Interested in what you have read here? We have a two-year post-doctoral position available based at the University of Leeds to conduct the primary research (see here for details). There will also be shorter posts available in Delhi and Bangalore.
Greg is Professor of Transport Governance at the Institute for Transport Studies at the University of Leeds. He has researched issues surrounding the design and implementation of new policies for over 15 years covering a range of issues. He is the Secretary General of the World Conference on Transport Research Society and the co-Chair of the Special Interest Group on Governance and Decision-Making.
Louise is a lecturer in Governance and Public Policy at the Institute of Local Government Studies, University of Birmingham. As co-chair of the WCTRS Special Interest Group on Governance and Decision-Making Processes she is keen to grow the community of scholars critically engaged in understanding and challenging the status quo of transport policymaking.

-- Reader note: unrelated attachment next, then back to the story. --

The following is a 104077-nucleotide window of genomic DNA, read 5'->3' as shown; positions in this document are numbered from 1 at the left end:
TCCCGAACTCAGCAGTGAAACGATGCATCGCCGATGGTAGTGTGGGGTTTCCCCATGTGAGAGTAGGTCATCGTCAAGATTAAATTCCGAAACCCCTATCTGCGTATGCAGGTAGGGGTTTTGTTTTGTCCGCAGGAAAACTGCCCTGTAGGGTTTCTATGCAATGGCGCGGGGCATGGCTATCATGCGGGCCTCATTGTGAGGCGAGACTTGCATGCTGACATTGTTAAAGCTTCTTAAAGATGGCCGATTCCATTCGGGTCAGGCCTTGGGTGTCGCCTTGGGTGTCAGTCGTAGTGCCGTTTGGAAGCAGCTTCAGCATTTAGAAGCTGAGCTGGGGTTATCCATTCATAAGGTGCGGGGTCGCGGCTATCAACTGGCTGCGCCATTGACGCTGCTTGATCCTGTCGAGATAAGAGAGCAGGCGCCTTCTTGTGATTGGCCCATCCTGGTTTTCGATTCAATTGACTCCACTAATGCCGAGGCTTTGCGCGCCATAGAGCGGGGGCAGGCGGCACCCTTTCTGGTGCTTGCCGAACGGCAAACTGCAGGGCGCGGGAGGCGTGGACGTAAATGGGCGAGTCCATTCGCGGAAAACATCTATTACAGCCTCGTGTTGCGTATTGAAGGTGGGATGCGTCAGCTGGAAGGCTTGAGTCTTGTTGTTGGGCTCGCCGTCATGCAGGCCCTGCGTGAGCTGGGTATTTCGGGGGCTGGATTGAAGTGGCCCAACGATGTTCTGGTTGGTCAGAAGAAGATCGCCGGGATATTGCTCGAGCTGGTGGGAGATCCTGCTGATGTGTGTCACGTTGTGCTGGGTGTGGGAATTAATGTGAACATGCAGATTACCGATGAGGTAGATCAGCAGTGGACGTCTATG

Image Source: NOMAD [CC BY 2.0 (https://creativecommons.org/licenses/by/2.0)%5D, via Wikimedia Commons
The views and content reflected in this blog are those of the authors and do not represent the views of INLOGOV or the University of Birmingham.